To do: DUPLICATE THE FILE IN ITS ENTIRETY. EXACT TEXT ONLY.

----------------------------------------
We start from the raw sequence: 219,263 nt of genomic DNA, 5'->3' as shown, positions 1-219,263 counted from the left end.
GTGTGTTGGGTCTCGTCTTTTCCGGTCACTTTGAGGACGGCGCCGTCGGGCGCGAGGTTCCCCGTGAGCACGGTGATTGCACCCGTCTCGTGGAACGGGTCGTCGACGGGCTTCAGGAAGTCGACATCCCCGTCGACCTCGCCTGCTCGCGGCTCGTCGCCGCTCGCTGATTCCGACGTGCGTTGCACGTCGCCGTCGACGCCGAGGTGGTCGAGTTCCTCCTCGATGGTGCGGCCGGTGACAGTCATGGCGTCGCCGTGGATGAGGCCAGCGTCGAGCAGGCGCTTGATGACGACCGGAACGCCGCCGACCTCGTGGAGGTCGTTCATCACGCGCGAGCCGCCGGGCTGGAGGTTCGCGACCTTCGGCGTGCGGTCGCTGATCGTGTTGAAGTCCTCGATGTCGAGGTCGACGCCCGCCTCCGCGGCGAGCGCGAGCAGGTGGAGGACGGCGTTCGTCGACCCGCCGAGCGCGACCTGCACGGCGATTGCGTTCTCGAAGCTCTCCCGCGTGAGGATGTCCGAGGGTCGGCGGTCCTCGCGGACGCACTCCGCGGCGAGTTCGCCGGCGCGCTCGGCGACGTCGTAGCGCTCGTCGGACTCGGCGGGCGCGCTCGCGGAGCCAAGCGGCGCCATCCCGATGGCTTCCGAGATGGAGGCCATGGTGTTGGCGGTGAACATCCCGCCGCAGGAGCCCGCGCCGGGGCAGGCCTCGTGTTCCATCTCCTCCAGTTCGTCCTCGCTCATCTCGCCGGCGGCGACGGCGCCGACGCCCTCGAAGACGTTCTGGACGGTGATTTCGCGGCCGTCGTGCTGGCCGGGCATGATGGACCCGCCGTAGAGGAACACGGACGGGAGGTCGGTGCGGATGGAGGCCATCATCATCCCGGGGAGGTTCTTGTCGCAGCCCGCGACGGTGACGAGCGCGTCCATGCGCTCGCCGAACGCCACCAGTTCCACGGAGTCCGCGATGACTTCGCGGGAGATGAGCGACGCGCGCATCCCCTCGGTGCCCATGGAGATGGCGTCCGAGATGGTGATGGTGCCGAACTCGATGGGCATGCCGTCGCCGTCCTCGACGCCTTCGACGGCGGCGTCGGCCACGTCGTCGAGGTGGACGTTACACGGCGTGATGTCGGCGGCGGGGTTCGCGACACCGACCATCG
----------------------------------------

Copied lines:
We start from the raw sequence: 219,263 nt of genomic DNA, 5'->3' as shown, positions 1-219,263 counted from the left end.
GTGTGTTGGGTCTCGTCTTTTCCGGTCACTTTGAGGACGGCGCCGTCGGGCGCGAGGTTCCCCGTGAGCACGGTGATTGCACCCGTCTCGTGGAACGGGTCGTCGACGGGCTTCAGGAAGTCGACATCCCCGTCGACCTCGCCTGCTCGCGGCTCGTCGCCGCTCGCTGATTCCGACGTGCGTTGCACGTCGCCGTCGACGCCGAGGTGGTCGAGTTCCTCCTCGATGGTGCGGCCGGTGACAGTCATGGCGTCGCCGTGGATGAGGCCAGCGTCGAGCAGGCGCTTGATGACGACCGGAACGCCGCCGACCTCGTGGAGGTCGTTCATCACGCGCGAGCCGCCGGGCTGGAGGTTCGCGACCTTCGGCGTGCGGTCGCTGATCGTGTTGAAGTCCTCGATGTCGAGGTCGACGCCCGCCTCCGCGGCGAGCGCGAGCAGGTGGAGGACGGCGTTCGTCGACCCGCCGAGCGCGACCTGCACGGCGATTGCGTTCTCGAAGCTCTCCCGCGTGAGGATGTCCGAGGGTCGGCGGTCCTCGCGGACGCACTCCGCGGCGAGTTCGCCGGCGCGCTCGGCGACGTCGTAGCGCTCGTCGGACTCGGCGGGCGCGCTCGCGGAGCCAAGCGGCGCCATCCCGATGGCTTCCGAGATGGAGGCCATGGTGTTGGCGGTGAACATCCCGCCGCAGGAGCCCGCGCCGGGGCAGGCCTCGTGTTCCATCTCCTCCAGTTCGTCCTCGCTCATCTCGCCGGCGGCGACGGCGCCGACGCCCTCGAAGACGTTCTGGACGGTGATTTCGCGGCCGTCGTGCTGGCCGGGCATGATGGACCCGCCGTAGAGGAACACGGACGGGAGGTCGGTGCGGATGGAGGCCATCATCATCCCGGGGAGGTTCTTGTCGCAGCCCGCGACGGTGACGAGCGCGTCCATGCGCTCGCCGAACGCCACCAGTTCCACGGAGTCCGCGATGACTTCGCGGGAGATGAGCGACGCGCGCATCCCCTCGGTGCCCATGGAGATGGCGTCCGAGATGGTGATGGTGCCGAACTCGATGGGCATGCCGTCGCCGTCCTCGACGCCTTCGACGGCGGCGTCGGCCACGTCGTCGAGGTGGACGTTACACGGCGTGATGTCGGCGGCGGGGTTCGCGACACCGACCATCG